Thank you to all those who have contacted me about the monkeypox outbreak.
More than 3,600 cases of the virus have been confirmed across the UK and the World Health Organization has declared it a public health emergency of international concern.
The evidence that monkeypox disproportionately affects gay and bisexual men and men who have sex with men (GBMSM) is clear, which is why sexual health charities and LGBT+ groups have been warning for weeks that urgent, targeted action is needed to prevent the disease from becoming endemic.
I share your concern, however, that the Government has been slow in its response. There has been no ministerial statement to Parliament and reports suggest the Health Secretary has rejected advice from the UK Health Security Agency (UKHSA) to procure an additional 70,000 doses of monkeypox vaccines.
The British Association for Sexual Health and HIV says a minimum of 250,000 doses of vaccine are needed. Yet as of 28 September, only 46,000 doses have been made available to the NHS.
I am concerned the decision to block the procurement of additional vaccines risks jeopardising public health. It goes against official advice and it has been widely criticised by health charities. I am pleased that the Shadow Health Secretary is urgently raising this issue with the Government and has written to the Health Secretary to seek clarity on any advice she has received to reject the UKHSA’s recommendations.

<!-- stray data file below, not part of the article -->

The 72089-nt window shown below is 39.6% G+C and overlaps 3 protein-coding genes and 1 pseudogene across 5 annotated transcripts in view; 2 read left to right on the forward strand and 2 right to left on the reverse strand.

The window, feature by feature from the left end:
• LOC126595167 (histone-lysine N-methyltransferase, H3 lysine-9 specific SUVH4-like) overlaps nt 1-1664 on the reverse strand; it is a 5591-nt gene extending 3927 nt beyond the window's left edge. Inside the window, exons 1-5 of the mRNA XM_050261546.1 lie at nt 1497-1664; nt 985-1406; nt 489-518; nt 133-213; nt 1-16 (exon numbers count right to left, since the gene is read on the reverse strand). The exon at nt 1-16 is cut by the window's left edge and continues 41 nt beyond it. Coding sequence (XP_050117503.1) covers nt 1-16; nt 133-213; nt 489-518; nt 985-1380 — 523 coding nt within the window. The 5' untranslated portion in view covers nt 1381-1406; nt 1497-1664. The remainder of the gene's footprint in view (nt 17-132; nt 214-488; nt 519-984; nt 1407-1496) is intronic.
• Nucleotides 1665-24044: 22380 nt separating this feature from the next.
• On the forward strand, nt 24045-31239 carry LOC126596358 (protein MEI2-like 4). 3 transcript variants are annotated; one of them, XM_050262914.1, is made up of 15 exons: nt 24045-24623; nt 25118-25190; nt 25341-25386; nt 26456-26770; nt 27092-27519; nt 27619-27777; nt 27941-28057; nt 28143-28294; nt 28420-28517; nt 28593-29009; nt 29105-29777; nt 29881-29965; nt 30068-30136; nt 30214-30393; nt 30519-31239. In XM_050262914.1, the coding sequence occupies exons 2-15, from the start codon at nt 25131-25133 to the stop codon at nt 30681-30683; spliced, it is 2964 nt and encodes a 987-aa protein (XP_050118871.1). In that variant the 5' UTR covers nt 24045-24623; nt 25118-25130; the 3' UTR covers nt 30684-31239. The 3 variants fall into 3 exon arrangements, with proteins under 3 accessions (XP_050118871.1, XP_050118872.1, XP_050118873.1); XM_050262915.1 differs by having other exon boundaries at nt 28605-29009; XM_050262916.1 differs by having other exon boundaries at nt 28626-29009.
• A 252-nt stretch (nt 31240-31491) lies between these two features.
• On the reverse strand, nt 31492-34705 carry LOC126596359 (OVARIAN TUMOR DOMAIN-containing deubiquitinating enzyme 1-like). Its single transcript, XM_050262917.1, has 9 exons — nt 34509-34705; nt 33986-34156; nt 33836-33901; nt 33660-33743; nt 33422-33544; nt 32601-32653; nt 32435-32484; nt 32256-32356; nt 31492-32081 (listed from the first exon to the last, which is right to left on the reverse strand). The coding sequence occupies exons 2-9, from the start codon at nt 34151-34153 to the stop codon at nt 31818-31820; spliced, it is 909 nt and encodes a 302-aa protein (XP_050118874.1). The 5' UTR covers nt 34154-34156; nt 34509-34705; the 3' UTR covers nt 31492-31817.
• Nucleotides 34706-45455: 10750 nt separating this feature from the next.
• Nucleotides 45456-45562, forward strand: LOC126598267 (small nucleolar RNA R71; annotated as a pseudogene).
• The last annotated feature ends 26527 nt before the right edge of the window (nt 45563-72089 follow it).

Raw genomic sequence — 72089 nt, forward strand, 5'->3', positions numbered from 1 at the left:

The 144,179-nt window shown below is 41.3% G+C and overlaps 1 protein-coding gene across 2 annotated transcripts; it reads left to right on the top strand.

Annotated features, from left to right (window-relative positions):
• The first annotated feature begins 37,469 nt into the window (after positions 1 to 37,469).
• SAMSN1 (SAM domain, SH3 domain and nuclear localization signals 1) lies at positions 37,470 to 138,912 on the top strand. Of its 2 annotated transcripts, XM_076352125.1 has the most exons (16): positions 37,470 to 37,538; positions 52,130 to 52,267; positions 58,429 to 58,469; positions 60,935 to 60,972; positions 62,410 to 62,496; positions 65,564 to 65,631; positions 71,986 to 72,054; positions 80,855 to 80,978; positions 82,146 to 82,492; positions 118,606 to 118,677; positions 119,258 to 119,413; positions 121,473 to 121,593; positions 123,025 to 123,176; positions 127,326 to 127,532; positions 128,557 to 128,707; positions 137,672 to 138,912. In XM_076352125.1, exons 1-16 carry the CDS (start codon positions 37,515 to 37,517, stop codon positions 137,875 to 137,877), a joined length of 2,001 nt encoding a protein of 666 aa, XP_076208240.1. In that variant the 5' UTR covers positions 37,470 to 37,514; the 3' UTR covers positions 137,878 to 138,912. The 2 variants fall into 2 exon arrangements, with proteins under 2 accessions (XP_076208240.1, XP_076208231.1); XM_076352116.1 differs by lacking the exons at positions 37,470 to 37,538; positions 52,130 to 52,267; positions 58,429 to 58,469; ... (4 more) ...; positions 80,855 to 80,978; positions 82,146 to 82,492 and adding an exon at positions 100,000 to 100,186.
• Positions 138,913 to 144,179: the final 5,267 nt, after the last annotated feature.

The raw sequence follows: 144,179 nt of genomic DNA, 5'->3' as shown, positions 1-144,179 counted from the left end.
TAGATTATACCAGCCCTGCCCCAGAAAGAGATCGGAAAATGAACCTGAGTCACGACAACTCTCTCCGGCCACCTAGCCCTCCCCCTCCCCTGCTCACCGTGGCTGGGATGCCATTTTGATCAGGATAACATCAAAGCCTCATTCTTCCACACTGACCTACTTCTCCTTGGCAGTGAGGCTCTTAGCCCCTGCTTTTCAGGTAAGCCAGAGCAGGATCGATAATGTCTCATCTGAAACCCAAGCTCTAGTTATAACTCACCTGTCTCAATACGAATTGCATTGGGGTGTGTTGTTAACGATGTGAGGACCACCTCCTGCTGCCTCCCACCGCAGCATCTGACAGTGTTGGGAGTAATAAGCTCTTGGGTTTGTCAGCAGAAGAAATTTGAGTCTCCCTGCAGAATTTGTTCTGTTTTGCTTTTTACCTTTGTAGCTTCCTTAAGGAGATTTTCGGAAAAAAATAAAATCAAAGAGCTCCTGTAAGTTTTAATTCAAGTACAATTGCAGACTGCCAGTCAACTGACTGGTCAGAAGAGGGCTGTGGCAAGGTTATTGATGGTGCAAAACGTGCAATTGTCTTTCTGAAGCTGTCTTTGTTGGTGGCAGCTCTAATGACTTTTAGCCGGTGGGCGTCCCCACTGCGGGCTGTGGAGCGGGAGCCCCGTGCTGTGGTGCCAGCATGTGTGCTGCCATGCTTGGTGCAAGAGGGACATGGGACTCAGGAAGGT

More widely, I believe it is unacceptable that GBMSM have had to rely on information from social media and from those within their community for public health information. COVID-19 demonstrated how important it is that clear and accurate guidance must be published and promoted, alongside information on vaccine eligibility, so that everyone that needs to comes forward.
Campaigners similarly fear the knock-on effects of monkeypox. Local sexual health services, which have suffered a 14% real-terms funding cut since 2015/16, are having to deprioritise other duties to respond to this new threat, including the provision of the HIV prevention drug PrEP.
Earlier this year, the Opposition set out its ‘Learning to live well with COVID’ plan, which called for a standing army of volunteers ready to deliver vaccines at pace. These volunteers could supplement the work of sexual health clinics, taking the pressure off them and ensuring vital tasks like PrEP provision can continue.
I urge the Government to step up and show it is meeting this issue with the urgency required. Ministers must take a leading role in the global effort to secure vaccine supplies and commission a public health information campaign to reach those most at risk.
Thank you once again for contacting me about this issue.